For our writing assignment the other week, Dr Rogers asked us to describe someone we know in 500 words or less, and to do it from the outside, rather than by going inside the person’s head, as he put it.
I chose my youngest brother. I’ve lived with him for all of his ten years, and I love him fiercely. I know him. But how do I effectively communicate that knowledge to someone who has never met him? And—what’s harder—how do I communicate it from what can be seen of him on the outside, leaving readers to reach their own conclusions, rather than taking the lazy way out and saying “x makes him happy, y makes him sad”?
Guided by Dr Roger’s prompt questions, I had to think about concrete facts: what does Bro 5 do when I get him up in the morning? What is his daily routine? How does he talk? It stretched me to have to describe someone that way, but I ended up with a result that I was happy with—as was Dr Rogers, to my relief.
Of course, there was no way I could fully convey who Bro 5 is in 500 words or less. And even I, well as I know him, don’t know the essence of him. What vast unknowns we are to each other after all! Each of us with a lifetime of dearest hopes, darkest secrets, and most dreadful fears. In my absorption with the pressing demands of my own selfhood, I often forget that other selves are, as Dr Rogers reminded us, just as complex, full of what he described as “incongruities”—incongruities which show us to be individuals rather than stereotypes.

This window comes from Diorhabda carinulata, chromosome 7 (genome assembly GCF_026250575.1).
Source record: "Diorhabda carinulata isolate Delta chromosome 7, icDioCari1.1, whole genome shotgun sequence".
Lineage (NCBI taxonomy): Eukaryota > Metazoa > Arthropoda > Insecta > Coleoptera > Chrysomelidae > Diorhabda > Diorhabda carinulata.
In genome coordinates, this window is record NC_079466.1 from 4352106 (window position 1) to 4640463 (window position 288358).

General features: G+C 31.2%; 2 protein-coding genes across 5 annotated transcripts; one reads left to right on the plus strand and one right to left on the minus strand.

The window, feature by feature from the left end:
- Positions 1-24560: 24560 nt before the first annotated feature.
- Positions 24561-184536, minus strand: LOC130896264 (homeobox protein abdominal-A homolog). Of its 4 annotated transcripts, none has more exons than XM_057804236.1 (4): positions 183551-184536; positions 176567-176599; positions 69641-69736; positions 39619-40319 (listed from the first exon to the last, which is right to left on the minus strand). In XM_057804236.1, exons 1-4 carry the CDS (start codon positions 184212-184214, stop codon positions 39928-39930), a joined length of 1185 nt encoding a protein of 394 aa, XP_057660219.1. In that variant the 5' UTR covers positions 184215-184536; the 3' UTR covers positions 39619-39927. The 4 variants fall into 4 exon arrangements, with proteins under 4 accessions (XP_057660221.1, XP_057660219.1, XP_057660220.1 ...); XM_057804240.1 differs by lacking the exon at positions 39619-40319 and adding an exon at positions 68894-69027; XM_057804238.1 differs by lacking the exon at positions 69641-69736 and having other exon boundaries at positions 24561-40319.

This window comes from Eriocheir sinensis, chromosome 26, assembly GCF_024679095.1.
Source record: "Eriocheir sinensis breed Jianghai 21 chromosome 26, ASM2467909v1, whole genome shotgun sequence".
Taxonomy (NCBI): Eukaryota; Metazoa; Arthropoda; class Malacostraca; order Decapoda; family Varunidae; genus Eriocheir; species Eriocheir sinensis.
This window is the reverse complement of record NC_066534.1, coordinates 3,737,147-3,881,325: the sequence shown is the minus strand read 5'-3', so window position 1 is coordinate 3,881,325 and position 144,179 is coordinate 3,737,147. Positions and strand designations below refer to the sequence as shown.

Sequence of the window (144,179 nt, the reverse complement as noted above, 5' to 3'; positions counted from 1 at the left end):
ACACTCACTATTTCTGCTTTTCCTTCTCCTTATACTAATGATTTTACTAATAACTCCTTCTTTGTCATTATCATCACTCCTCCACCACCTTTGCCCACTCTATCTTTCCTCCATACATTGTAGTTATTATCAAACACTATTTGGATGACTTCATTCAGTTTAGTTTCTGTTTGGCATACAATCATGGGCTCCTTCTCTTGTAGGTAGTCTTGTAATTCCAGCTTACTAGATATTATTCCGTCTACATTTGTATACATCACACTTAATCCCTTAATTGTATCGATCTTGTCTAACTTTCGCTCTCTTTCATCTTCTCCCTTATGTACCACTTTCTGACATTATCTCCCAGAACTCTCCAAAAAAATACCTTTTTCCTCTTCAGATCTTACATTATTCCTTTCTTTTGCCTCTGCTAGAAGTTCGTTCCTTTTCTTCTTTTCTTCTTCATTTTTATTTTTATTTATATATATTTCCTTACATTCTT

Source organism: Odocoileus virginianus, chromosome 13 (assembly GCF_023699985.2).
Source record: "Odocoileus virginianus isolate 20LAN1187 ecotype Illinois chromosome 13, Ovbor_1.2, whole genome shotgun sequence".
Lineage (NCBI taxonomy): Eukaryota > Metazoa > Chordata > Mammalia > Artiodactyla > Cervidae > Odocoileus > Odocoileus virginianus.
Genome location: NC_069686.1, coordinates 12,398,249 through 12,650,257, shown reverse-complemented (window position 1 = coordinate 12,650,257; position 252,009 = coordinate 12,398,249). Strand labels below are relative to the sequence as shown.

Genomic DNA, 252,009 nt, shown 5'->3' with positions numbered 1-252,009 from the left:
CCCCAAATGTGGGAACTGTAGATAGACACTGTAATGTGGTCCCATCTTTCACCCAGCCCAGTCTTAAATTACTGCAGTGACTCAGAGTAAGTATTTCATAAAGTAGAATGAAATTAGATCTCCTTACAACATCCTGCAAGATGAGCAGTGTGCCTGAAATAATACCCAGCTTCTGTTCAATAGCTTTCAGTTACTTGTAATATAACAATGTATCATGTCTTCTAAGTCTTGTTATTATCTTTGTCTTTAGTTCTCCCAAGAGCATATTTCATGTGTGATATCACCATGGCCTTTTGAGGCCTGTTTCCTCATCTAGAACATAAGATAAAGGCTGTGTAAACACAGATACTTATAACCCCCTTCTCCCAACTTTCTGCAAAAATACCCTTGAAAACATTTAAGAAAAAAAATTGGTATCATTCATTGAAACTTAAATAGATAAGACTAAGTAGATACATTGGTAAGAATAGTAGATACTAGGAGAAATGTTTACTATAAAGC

Last week, I took the train to visit a friend. As I sat engrossed in 84 Charing Cross Road, a man popped out from the seat behind me. He was perhaps in his early sixties, with a florescent yellow top and a big bushy beard. I think he got on the train with a bike. “May I see the front of your book?” he asked. “I’ve been reading it over your shoulder.” I showed him my book and told him a little about it, then he handed me his. “What do you think of that?” he asked. It was a thick enough book, silver-coloured, and I think it was about someone going on a quest to find out what snow really was. Or something like that. Whatever it was, he was enjoying it, but he was also curious enough about books in general to read over a stranger’s shoulder and then strike up a conversation with her.
If I’d been asked to pick a likely book enthusiast from amongst my fellow passengers, I would not have picked my bearded friend. A love of books wouldn’t have fitted in the stereotype I’d have boxed him into based on a cursory glance, and yet it formed a part of his character, making him more than just a bearded old guy on a bike.
It’s the incongruities, Dr Rogers said, that make people what they are.
There are no boring people.
Or, to put it more eloquently:
How many goodly creatures are there here!
How beauteous mankind is! O brave new world,
That has such people in’t!